After a faithful 16-year love affair, Insomniac Games and Sony are officially seeing other people.
Having birthed PlayStation icons like Spyro and Ratchet & Clank, the studio hooked up with EA last year to work on a "brand new universe and franchise". And it's currently flirting with mobile and web games, through the new Click division.
But from the PS3 pods and giant Ratchet boots in the reception area of its impressive 200-man HQ in Burbank, California, through the corridors plastered with the achievements of a relationship worth 35 million game sales, it's clear Insomniac's heart still belongs to Sony.
As, of course, do its biggest franchises. And for the third outing for its Resistance series, expectations are high for the team to build on the considerable success of the previous game.
The premise this time is that, after the grandstanding of Fall of Man and its sequel, Resistance 3 tracks the personal journey of Joseph Capelli across a ravaged US, where mankind has been crushed to the brink of extinction by the Chimera.
Insomniac calls it The Road meets District 9, marrying the intimacy and haunting isolation of the former with the effervescent sci-fi of the latter: survival in a brutal world. After the tumult on show the last time we sat down with the game , the campaign offering at today's event represents a deliberate tonal shift.
The mission appears halfway through the game. Dropped into a valley in Mount Pleasant, Pennsylvania at twilight, Capelli is immediately under threat from the Chimera and must cautiously, delicately make his way forward.
Variety in pacing is at the heart of the studio's aspiration to create a "rollercoaster" experience, with peaks of ethereal calm plunging into troughs of synapse-frazzling frenzy.
This represents a marked contrast to Sony's other recent FPS heavyweight, Killzone 3, a game with only one pace: off its tits. Guerrilla's epic consciously, unapologetically overwhelms as the action is unloaded with machine-gun force. But the trade-off for this undoubted sensory rush is an absence of moments to gather oneself and just soak up the experience.
"The intensity of the combat setups is heightened if you have a bit of a break, rather than it being balls-to-the-wall for three or four hours," reckons Resistance 3 lead designer Drew Murray. "You just get numb to it."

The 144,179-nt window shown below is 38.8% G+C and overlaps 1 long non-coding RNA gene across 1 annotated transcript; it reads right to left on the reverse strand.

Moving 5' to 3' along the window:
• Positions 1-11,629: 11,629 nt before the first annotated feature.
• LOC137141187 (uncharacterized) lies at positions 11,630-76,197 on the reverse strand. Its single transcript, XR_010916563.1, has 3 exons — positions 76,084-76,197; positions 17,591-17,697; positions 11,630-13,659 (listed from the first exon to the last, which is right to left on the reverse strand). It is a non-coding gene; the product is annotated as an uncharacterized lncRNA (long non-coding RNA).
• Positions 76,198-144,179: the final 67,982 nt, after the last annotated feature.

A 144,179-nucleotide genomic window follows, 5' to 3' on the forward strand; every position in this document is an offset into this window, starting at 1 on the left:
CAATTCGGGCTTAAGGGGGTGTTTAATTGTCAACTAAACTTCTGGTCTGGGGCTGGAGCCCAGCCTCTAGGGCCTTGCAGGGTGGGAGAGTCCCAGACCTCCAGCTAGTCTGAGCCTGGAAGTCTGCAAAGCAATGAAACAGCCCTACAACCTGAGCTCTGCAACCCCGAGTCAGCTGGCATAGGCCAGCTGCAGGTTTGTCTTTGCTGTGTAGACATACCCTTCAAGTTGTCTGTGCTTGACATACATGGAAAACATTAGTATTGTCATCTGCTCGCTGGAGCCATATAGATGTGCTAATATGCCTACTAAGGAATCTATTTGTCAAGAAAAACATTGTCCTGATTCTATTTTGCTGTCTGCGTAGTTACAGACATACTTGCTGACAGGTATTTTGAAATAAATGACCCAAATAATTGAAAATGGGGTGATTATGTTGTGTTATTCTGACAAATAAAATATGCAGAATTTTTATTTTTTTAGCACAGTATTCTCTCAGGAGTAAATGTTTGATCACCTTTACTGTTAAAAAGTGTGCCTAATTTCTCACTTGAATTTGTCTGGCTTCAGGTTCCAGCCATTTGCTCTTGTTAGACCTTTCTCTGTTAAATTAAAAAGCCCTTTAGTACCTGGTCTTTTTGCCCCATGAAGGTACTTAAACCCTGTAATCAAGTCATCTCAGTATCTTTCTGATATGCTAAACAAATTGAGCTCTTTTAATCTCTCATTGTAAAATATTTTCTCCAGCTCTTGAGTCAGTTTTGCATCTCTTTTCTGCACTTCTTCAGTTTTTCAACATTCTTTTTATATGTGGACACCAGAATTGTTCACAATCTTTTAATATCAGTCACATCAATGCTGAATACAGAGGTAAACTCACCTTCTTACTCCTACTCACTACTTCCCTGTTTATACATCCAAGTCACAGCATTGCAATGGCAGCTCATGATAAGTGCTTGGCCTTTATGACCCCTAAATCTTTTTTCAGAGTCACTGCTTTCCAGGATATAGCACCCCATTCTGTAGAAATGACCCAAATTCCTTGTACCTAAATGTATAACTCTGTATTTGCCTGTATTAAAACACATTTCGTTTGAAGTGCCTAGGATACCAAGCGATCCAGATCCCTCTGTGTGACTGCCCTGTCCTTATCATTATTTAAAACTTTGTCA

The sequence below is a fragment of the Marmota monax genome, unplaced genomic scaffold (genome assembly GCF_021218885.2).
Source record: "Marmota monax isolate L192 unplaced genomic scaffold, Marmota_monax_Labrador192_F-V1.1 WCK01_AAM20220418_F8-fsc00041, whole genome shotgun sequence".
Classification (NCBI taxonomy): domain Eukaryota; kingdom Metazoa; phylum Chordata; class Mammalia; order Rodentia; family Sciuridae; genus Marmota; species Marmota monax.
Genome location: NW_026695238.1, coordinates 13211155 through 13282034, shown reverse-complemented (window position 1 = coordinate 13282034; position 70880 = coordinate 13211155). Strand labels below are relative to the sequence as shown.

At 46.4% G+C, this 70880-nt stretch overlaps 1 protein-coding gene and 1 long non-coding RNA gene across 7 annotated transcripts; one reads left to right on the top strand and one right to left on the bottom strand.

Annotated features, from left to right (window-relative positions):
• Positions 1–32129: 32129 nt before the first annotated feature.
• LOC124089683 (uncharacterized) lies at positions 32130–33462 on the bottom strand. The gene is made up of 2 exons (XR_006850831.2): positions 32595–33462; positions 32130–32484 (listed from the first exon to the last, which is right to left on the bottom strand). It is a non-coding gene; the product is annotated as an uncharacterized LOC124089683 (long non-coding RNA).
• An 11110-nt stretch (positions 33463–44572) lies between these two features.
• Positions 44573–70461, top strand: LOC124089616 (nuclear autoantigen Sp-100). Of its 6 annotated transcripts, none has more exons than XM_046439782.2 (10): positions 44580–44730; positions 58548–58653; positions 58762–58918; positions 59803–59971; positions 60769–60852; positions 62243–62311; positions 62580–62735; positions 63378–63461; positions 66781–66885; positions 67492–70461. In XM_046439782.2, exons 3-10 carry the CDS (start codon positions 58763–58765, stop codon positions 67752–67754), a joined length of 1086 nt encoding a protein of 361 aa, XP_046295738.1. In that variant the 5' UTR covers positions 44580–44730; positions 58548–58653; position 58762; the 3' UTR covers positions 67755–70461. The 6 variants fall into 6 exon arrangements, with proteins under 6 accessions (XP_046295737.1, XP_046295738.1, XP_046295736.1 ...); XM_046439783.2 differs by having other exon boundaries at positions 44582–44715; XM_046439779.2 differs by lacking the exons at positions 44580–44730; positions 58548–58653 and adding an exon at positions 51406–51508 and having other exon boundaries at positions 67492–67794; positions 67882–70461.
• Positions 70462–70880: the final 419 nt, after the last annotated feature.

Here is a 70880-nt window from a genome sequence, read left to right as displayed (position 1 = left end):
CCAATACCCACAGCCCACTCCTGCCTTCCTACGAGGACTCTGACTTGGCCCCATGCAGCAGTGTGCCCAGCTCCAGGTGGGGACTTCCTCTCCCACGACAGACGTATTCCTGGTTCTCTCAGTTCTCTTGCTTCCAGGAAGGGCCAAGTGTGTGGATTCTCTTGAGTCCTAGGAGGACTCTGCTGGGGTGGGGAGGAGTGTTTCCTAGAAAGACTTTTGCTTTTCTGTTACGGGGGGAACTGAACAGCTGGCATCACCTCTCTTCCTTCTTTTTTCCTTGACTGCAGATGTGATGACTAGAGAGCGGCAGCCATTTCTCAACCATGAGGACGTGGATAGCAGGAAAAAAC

He concedes that previous Resistance games made the mistake of feeling "somewhat relentless", and reveals that a change in approach for part three was, as a result, a challenge the team initially found "unnatural".
A level set on a boat sailing down the Mississippi, playable for the first time at today's press event in LA, illustrates the point. "We give you a minute and a half of not much to do; you're just absorbing the world," he explains. "There was a lot of panic and fear [in the studio]. 'This is just boring. It kinda sucks. People are gonna go crazy and hate this.'"
But – wisely – the team stuck to its guns. Or, rather, kept them holstered, to allow this eerie journey across the water to unfold steadily, building the tension impressively before the inevitable arse-clenching firefight.
"I think it's been very different for us," admits Murray, "but it builds a deeper connection to the world than just shooting everything."
Perhaps the most significant single creative decision has been the reintroduction of the weapon wheel. It's about freeing-up player choice: why litter a game with spectacular, varied weapons only to severely limit what can be carried around?
The response Insomniac received at a recent community event for fans proved encouraging. As players discovered the wheel there was, Murray relays, a spontaneous round of applause. After all, whether it's Resistance or Ratchet & Clank, kickass guns are what Insomniac does best.
Speaking of which, there's a new one on show in the latest build. Dead Eye is a Chimeran sniper rifle whose secondary fire is a powerful, charged shot that explodes on impact. It's the weapon of choice for a new enemy, the Sniper Hybrid, which also boasts cloaking power – not to the point of total invisibility, but enough to have you nervously squinting around the environment looking for any sign of movement. The dead giveaway – silly Sniper Hybrid! – is the red laser-targeting light blazing a trail through the darkness.